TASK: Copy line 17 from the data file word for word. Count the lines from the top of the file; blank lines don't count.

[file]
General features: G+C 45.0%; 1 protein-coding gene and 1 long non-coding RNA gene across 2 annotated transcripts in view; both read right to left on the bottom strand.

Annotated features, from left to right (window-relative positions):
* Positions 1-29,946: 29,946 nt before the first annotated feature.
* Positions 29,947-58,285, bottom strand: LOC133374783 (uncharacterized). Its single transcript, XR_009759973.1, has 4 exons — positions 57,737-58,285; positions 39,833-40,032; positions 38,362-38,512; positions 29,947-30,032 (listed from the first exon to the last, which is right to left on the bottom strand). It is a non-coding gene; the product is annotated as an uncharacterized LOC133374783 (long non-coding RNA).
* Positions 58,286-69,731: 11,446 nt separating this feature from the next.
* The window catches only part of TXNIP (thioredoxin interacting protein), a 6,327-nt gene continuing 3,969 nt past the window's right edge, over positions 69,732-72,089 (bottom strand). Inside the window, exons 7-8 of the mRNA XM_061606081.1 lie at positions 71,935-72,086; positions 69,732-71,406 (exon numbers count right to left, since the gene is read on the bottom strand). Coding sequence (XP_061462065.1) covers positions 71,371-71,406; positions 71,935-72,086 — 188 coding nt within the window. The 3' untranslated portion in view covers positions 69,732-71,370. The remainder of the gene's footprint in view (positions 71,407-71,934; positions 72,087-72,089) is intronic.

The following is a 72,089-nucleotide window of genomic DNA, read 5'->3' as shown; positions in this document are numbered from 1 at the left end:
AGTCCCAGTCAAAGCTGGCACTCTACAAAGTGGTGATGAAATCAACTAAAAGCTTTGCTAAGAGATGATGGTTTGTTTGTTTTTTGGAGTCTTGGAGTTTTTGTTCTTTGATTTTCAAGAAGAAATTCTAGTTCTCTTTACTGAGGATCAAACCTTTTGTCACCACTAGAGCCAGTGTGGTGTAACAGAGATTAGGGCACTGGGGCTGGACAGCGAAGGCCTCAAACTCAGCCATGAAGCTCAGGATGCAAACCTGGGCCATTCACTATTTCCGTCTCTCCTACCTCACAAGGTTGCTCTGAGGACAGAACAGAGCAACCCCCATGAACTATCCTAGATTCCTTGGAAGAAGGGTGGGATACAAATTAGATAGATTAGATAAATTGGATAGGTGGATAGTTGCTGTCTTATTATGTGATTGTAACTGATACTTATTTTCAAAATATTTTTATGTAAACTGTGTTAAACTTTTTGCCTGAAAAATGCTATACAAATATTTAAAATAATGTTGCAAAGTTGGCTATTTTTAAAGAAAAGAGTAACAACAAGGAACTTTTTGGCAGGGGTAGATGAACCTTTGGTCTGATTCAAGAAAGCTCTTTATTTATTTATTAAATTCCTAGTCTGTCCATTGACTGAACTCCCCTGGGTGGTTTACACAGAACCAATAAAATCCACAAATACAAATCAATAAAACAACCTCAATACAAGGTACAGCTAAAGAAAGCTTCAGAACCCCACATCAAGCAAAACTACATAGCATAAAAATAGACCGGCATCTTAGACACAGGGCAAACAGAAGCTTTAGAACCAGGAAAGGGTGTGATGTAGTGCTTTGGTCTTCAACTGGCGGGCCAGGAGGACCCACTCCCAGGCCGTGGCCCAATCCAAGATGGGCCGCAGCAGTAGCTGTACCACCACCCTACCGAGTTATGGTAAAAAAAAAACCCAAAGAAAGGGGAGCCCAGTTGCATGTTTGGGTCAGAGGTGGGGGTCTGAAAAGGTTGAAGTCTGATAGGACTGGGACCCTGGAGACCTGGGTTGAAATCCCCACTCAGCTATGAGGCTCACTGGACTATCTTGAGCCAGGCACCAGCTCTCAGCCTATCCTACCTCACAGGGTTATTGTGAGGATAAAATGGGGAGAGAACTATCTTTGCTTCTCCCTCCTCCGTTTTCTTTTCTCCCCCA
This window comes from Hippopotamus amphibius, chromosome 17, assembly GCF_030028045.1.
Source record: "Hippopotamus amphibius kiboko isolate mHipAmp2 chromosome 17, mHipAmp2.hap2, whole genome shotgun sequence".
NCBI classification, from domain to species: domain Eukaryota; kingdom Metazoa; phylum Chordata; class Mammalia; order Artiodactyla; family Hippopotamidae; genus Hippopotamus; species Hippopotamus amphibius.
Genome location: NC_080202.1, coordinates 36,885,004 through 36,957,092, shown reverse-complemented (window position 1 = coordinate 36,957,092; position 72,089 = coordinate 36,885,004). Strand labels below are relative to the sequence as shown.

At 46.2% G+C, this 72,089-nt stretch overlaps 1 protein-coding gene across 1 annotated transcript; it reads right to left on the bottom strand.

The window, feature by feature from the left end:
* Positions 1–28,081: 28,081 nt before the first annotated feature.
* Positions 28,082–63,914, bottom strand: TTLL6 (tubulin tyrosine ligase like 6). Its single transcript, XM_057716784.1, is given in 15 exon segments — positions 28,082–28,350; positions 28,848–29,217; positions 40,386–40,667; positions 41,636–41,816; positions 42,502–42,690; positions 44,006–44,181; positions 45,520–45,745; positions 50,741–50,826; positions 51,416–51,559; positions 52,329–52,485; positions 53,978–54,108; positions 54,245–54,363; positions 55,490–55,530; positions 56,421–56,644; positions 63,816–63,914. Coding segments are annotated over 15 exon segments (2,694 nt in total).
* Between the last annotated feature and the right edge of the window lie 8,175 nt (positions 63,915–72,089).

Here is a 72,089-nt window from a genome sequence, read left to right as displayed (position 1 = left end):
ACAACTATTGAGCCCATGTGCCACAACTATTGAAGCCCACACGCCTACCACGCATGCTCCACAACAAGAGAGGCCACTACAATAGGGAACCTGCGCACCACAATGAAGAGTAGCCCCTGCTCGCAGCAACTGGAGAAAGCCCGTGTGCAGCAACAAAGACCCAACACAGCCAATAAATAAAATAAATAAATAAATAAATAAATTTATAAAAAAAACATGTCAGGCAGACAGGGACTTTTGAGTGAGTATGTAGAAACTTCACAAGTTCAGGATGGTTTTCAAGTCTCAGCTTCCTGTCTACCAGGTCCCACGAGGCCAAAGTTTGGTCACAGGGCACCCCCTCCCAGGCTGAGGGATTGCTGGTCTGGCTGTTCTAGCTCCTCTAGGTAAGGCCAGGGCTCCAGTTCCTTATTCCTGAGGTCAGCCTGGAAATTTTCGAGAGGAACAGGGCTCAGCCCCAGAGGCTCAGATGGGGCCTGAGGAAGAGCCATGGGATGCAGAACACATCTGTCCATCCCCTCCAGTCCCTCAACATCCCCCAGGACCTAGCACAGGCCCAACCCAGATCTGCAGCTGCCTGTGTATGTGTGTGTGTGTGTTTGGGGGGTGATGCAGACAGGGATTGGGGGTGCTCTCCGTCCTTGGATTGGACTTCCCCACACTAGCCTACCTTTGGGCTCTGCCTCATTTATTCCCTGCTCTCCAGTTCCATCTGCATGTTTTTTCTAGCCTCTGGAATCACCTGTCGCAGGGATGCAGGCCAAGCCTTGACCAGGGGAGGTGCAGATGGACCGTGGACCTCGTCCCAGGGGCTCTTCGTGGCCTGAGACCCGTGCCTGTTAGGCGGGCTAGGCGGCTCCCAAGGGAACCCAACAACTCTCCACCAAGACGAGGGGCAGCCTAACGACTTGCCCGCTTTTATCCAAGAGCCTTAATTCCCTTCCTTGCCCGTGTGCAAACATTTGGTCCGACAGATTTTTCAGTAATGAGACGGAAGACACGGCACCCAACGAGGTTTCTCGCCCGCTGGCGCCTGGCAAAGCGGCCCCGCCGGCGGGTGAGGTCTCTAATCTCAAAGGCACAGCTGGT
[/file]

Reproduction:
* Between the last annotated feature and the right edge of the window lie 8,175 nt (positions 63,915–72,089).